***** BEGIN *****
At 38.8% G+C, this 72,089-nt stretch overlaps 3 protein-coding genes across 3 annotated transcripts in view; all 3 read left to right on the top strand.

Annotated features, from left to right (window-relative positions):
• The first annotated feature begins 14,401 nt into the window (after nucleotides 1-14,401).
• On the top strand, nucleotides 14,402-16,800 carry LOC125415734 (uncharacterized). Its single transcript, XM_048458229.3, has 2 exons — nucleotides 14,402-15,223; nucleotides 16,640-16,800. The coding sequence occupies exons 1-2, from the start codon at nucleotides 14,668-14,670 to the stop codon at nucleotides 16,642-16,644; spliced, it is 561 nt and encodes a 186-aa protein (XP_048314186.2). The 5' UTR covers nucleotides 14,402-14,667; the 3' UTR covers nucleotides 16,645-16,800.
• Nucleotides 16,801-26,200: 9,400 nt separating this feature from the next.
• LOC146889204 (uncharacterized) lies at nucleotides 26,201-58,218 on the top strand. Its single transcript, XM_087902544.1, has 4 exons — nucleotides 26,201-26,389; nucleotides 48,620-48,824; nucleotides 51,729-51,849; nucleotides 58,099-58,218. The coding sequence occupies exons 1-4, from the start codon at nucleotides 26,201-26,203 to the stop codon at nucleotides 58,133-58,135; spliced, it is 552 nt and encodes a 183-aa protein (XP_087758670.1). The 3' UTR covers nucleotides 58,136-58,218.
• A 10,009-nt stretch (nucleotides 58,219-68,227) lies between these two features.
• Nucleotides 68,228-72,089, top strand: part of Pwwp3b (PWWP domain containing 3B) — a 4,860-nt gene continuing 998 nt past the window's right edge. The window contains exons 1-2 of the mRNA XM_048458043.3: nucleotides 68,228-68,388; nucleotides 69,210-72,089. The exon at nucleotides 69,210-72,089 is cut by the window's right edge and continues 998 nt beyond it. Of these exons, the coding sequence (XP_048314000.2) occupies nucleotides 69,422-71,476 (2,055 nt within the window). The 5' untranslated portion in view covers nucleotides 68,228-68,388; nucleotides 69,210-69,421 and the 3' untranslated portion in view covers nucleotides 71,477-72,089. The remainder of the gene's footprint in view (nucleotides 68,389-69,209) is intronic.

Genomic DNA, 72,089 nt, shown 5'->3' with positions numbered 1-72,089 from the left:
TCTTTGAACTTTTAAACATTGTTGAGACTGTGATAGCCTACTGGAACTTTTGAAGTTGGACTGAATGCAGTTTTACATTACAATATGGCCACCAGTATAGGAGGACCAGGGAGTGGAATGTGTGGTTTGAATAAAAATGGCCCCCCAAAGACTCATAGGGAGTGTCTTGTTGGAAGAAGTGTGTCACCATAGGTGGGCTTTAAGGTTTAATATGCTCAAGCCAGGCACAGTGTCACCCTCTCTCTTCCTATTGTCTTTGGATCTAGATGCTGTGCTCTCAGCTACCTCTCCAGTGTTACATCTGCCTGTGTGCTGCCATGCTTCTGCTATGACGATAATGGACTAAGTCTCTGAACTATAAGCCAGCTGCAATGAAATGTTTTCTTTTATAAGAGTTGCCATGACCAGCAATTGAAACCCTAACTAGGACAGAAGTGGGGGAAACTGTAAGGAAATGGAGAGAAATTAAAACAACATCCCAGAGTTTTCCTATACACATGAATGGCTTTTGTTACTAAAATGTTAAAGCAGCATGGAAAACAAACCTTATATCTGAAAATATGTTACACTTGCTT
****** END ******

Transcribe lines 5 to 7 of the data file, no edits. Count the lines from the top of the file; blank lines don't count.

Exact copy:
• Nucleotides 16,801-26,200: 9,400 nt separating this feature from the next.
• LOC146889204 (uncharacterized) lies at nucleotides 26,201-58,218 on the top strand. Its single transcript, XM_087902544.1, has 4 exons — nucleotides 26,201-26,389; nucleotides 48,620-48,824; nucleotides 51,729-51,849; nucleotides 58,099-58,218. The coding sequence occupies exons 1-4, from the start codon at nucleotides 26,201-26,203 to the stop codon at nucleotides 58,133-58,135; spliced, it is 552 nt and encodes a 183-aa protein (XP_087758670.1). The 3' UTR covers nucleotides 58,136-58,218.
• A 10,009-nt stretch (nucleotides 58,219-68,227) lies between these two features.